Community Message from President Perkins
New England College leads by example with a movement that celebrates diversity, overcomes inequality, and promotes the greatest antidote to racism – education.
Community Message from President Perkins (5/31/20)
Dear NEC Community,
I am writing today to share some thoughts on what is taking place across the country in response to the death of George Floyd. I am also writing to issue a call to action for all members of our community, including students, staff, faculty, alumni, and all of the many supporters of New England College. Like you, I have seen the images of a black man robbed of his life at the hands of a law enforcement officer. As a citizen, I am outraged that these encounters, that lead to the harm or death of so many men and women of color, particularly black people, continue to be so common in our lives. As a mother, I am heartbroken to think of this young man’s family having to deal with the grief that accompanies such a loss. And as an educator, I am determined that we will begin here on our campuses in Henniker and Manchester to lead by example with a movement that celebrates diversity, overcomes inequality, and promotes the greatest antidote to racism – education. We can do more. We must do more. We will do more.
The violence across our country that has followed Mr. Floyd’s death is troubling. I certainly do not condone such lawlessness which has destroyed property, injured countless Americans, and led to an assault on police officers. Burning, looting, and vandalizing the communities we all so desperately want to support is not the answer. Still, I understand the frustration and the anger. Ta-Nehisi Coates, a well-known African American author, has written, “Two hundred fifty years of slavery. Ninety years of Jim Crow. Sixty years of separate but equal. Thirty-five years of racist housing policy. Until we reckon with our compounding moral debts, America will never be whole.” Mr. Coates is quite right in his statement. The context of the African American experience is unique and different from that of so many others. The source of their anger and frustration is well known and articulated by Mr. Coates. We must come to understand this experience not as a history lesson but as part of our everyday lives. We can do more as a nation. We will do more in our college community.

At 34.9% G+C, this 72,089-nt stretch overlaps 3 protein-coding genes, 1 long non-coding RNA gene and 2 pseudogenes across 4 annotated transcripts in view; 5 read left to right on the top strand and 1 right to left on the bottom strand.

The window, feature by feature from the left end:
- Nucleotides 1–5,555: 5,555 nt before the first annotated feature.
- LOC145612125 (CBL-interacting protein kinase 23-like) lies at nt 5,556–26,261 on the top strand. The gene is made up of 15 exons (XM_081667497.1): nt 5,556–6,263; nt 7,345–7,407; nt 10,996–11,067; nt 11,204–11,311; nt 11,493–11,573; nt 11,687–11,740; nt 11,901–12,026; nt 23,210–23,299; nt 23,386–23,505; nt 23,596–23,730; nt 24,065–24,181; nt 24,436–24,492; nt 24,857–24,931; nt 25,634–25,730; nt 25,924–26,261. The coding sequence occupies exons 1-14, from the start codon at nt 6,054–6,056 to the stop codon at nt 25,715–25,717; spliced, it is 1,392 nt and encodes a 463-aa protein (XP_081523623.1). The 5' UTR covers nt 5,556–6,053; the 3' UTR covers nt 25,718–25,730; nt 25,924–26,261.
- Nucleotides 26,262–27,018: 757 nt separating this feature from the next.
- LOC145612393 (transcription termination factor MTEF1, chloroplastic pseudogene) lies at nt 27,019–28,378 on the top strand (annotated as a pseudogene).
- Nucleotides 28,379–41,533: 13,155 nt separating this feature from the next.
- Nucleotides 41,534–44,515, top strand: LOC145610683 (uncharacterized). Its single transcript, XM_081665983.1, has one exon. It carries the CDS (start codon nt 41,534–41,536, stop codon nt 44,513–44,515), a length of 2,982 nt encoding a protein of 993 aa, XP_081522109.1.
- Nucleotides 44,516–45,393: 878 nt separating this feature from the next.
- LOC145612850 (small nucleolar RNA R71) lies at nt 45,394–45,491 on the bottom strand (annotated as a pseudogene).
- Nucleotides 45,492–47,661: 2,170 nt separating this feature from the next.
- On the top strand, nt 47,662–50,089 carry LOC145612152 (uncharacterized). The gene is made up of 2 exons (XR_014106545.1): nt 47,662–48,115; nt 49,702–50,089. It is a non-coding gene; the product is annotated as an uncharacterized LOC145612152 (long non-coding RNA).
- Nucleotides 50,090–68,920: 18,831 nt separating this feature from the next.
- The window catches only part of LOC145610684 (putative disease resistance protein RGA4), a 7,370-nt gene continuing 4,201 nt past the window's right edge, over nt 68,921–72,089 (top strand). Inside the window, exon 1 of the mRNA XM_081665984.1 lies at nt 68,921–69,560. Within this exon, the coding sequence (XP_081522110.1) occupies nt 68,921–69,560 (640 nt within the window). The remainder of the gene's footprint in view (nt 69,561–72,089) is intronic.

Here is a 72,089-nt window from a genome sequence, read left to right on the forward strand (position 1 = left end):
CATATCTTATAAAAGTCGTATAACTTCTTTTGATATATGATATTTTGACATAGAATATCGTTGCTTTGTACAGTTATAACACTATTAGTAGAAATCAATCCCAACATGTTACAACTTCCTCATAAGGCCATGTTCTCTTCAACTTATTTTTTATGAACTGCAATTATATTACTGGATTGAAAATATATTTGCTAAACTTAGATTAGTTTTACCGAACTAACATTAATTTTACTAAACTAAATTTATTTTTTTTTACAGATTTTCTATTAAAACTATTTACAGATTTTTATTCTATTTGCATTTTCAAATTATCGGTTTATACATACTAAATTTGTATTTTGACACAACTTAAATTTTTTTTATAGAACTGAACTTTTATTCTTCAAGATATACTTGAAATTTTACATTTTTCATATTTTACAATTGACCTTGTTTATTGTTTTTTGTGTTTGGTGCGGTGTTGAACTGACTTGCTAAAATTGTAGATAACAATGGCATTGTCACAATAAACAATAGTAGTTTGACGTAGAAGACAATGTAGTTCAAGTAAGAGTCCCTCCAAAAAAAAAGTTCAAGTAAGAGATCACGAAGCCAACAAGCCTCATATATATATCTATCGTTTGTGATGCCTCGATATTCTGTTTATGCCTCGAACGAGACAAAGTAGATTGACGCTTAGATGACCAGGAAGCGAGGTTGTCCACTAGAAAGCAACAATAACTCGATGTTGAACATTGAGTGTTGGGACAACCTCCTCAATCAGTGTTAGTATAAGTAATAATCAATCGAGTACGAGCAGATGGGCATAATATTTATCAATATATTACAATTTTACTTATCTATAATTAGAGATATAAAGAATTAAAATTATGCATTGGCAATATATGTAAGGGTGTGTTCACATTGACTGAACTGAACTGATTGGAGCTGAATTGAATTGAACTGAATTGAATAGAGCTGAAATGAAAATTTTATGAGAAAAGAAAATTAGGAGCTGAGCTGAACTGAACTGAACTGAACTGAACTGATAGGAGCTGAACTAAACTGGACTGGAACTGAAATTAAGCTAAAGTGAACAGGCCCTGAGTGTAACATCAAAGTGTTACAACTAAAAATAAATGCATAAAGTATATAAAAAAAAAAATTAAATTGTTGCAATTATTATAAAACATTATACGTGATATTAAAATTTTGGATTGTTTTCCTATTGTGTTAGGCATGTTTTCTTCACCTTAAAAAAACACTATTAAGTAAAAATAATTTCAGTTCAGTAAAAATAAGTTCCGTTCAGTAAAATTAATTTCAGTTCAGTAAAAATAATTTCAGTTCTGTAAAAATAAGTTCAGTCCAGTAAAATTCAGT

The way forward for our country and for our New England College community is clear. We must work to understand the history and experience of ALL Americans and not just a privileged few. We must work to teach and learn more about the psychology, history, and social science associated with institutionalized racism, prejudice, and discrimination. We must work to live lives dedicated to social justice and promoting access to the American promise for all who call this country and our campus home. We can do this. We will do this.
Tomorrow, I will call upon my Senior Team to collaborate with our Offices of Diversity and Inclusion, Student Engagement, Academic Affairs, and the Student Senate to establish a Task Force to develop a commitment to realize America’s promise for all members of our community. My charge to this group is to develop programming, partnerships, and community gatherings for the coming year that focus on diversity, social justice, and activism. The efforts associated with this Task Force’s work will involve all members of our community and will take time. But, there is more that can be done immediately.
First, if we want to see change in our country, our states, and our communities, such change begins at the ballot box. I strongly encourage the members of our community to register and cast their vote wherever they call home. Our college’s commitment to civic engagement includes making the resources available so all community members know how and where to register along with the correct ways to vote absentee if appropriate.
Second, we will increase our support for community organizations whose focus is service to individuals who experience racism, prejudice, and discrimination. Developing partnerships that promote programming on campus, create volunteer opportunities at partner sites, and allow us to extend our educational mission to current and future students whose access to education is not guaranteed are among the ideas I am committed to develop further.
Third, I will be personally reaching out to our local and state elected officials to strongly encourage that we do more with them to help end racism in the communities they represent. I invite you to do the same and we will support your efforts if you choose to do so.
I know the greatest antidote to racism and ignorance is education. As Nelson Mandela so aptly said, “No-one is born hating another person because of the color of his skin, or his background, or his religion. People must learn to hate, and if they can learn hate, they can be taught love, for love comes more naturally to the human heart than its opposite.”
As responsible and engaged citizens, it is our duty to speak out against injustice wherever we see it. But, words are not enough. We must do more. There is a great deal of work ahead of us. I am committed to this work. I invite you to join me. There is little more important than taking a stand for justice in our world today.
Dr. Michele Perkins, President
New England College